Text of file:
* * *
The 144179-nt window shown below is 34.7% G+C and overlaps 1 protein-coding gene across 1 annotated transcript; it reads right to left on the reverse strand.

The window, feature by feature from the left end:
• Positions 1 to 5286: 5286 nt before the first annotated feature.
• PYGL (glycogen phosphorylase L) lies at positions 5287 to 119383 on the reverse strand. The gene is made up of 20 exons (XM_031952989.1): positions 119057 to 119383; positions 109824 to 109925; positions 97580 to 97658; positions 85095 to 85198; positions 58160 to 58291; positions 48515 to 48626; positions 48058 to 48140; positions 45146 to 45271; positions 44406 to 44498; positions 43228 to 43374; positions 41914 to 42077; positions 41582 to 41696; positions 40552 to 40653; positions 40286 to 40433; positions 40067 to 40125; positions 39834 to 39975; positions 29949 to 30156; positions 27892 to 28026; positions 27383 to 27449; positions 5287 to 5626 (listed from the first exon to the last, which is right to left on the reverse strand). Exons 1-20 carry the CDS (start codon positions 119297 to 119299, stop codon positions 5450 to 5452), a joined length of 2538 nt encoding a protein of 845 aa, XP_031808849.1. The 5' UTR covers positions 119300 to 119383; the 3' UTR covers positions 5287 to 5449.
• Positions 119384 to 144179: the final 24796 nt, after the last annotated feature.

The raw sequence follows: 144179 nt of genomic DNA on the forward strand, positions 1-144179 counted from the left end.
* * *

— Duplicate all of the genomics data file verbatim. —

The 144179-nt window shown below is 34.7% G+C and overlaps 1 protein-coding gene across 1 annotated transcript; it reads right to left on the reverse strand.

The window, feature by feature from the left end:
• Positions 1 to 5286: 5286 nt before the first annotated feature.
• PYGL (glycogen phosphorylase L) lies at positions 5287 to 119383 on the reverse strand. The gene is made up of 20 exons (XM_031952989.1): positions 119057 to 119383; positions 109824 to 109925; positions 97580 to 97658; positions 85095 to 85198; positions 58160 to 58291; positions 48515 to 48626; positions 48058 to 48140; positions 45146 to 45271; positions 44406 to 44498; positions 43228 to 43374; positions 41914 to 42077; positions 41582 to 41696; positions 40552 to 40653; positions 40286 to 40433; positions 40067 to 40125; positions 39834 to 39975; positions 29949 to 30156; positions 27892 to 28026; positions 27383 to 27449; positions 5287 to 5626 (listed from the first exon to the last, which is right to left on the reverse strand). Exons 1-20 carry the CDS (start codon positions 119297 to 119299, stop codon positions 5450 to 5452), a joined length of 2538 nt encoding a protein of 845 aa, XP_031808849.1. The 5' UTR covers positions 119300 to 119383; the 3' UTR covers positions 5287 to 5449.
• Positions 119384 to 144179: the final 24796 nt, after the last annotated feature.

The raw sequence follows: 144179 nt of genomic DNA on the forward strand, positions 1-144179 counted from the left end.